Almost 25 years later, it was joined by the Natural History Museum, whose monumental scale, combined with neo-Gothic and Romanesque elements, gave it the appearance of the “cathedral of nature” envisaged by the the institution’s greatest supporter, Sir Richard Owen. .

Originally the British Museum’s natural history department, it opened to the public in 1881 and was (exceptionally) free to visitors. “Part of the reason for the move was to give the public much greater access to new galleries, with exhibits that reflect contemporary scientific understanding,” says Science Policy and Communications Officer John Jackson.

Albert would have been delighted to see the success of his mass education project, not only through the museums, but also through the central hall that he envisioned as a means of promoting technology, science and the Arts: the Royal Albert Hall.

The institution’s original goal, says archivist Liz Harper, was to stage everything from opera to concerts to conversations about horticulture, but over time, “it got bigger. what they could have imagined: now there are more events than there are days in the year ‘. Indoor marathons (in 1909), mass baptisms (in the 1920s and 1930s), sessions (notably the one organized by the family of Arthur Conan Doyle in 1930) and even sumo bouts have all been held in the room.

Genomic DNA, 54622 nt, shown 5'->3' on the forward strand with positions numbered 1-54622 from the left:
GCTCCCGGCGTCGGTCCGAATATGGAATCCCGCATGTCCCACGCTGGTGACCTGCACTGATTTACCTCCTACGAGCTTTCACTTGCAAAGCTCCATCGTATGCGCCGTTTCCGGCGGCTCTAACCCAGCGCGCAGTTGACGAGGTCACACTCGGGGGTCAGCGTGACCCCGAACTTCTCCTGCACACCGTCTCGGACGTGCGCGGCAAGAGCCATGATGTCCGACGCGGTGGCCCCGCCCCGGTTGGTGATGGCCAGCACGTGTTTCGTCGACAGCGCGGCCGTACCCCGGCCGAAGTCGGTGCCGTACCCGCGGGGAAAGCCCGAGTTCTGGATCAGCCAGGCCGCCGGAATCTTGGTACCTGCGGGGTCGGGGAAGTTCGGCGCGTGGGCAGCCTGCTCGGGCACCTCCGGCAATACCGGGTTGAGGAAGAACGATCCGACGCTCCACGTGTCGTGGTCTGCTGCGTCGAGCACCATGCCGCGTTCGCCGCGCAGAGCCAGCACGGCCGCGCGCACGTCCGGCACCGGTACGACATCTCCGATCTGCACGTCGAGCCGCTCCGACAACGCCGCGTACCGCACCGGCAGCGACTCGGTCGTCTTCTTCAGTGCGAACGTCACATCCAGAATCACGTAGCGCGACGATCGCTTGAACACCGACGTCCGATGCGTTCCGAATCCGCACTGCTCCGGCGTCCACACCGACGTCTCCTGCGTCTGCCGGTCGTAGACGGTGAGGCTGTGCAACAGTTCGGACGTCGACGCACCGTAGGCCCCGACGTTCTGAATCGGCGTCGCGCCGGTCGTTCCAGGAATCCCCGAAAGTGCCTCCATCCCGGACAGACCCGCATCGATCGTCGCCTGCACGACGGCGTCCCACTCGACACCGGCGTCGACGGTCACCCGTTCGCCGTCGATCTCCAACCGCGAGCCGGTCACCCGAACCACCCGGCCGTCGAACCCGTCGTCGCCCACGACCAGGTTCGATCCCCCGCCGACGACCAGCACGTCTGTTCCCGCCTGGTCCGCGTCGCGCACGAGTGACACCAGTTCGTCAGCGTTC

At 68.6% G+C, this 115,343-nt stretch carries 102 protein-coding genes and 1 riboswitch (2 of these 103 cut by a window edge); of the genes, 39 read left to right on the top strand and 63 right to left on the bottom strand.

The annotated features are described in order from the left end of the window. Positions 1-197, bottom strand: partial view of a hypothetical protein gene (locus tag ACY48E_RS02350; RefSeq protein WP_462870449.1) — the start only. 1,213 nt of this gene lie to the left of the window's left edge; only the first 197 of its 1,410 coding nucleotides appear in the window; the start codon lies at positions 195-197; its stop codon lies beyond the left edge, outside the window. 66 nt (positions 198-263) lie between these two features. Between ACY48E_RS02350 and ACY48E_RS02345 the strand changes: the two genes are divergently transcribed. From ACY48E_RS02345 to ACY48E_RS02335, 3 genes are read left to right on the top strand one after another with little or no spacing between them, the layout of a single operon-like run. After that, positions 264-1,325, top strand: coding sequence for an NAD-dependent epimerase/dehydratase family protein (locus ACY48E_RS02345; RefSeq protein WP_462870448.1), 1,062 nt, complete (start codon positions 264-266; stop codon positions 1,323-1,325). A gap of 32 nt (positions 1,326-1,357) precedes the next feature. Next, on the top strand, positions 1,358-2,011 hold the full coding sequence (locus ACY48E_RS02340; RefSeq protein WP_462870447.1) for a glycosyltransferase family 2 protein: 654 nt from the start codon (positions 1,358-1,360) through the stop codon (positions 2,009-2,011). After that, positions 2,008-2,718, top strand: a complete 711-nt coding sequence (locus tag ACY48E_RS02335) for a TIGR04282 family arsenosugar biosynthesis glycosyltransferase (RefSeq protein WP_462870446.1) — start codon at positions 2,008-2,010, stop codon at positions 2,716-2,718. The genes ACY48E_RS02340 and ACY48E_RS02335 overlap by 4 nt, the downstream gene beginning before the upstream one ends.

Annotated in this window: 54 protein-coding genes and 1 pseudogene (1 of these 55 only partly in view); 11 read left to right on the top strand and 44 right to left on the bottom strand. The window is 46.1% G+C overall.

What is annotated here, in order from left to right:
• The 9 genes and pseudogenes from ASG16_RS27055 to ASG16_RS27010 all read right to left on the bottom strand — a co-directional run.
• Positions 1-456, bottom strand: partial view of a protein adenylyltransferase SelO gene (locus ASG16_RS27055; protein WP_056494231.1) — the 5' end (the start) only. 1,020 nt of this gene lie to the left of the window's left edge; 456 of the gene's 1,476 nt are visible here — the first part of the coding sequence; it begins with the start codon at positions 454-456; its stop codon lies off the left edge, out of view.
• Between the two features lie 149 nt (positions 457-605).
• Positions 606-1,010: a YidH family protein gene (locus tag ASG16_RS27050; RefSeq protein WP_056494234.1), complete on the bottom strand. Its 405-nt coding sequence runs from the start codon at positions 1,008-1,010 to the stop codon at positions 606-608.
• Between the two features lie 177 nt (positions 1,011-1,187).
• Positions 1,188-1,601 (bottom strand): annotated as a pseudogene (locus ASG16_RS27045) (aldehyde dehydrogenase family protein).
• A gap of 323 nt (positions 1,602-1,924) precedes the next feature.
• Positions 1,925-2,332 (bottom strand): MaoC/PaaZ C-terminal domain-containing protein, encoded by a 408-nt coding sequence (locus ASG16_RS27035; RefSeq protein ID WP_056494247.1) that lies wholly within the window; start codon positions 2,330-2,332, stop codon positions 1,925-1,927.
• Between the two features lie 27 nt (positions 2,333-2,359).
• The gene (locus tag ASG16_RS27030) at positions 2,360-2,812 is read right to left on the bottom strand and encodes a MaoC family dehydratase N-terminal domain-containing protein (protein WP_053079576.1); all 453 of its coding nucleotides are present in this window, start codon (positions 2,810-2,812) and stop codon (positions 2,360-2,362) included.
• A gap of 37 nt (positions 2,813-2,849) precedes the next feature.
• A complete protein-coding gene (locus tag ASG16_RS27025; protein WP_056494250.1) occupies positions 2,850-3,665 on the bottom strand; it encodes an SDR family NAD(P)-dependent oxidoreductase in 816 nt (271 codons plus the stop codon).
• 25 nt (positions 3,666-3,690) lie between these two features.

“It’s like there is a special energy here and everyone is trying to explore the world”

“Sumo was pretty funny: a lot of guests came in their best outfits to find that the seats were blue cushions surrounding the ring; in addition, because of the size [of the competitors], they had to test the weight of all the fixtures, including the toilet seats, ”recalls Miss Harper.

Such a rich history has propelled the cultural district of South Kensington to fame, but the area still plays a key role in local life: the garden of the Natural History Museum is a quiet place to get away with the family, the Science Museum serves Also an indoor playground, the V&A is as popular for afternoon tea as it is for its collections, and the Royal Albert Hall hosts the Graduation Ceremony for Imperial College students.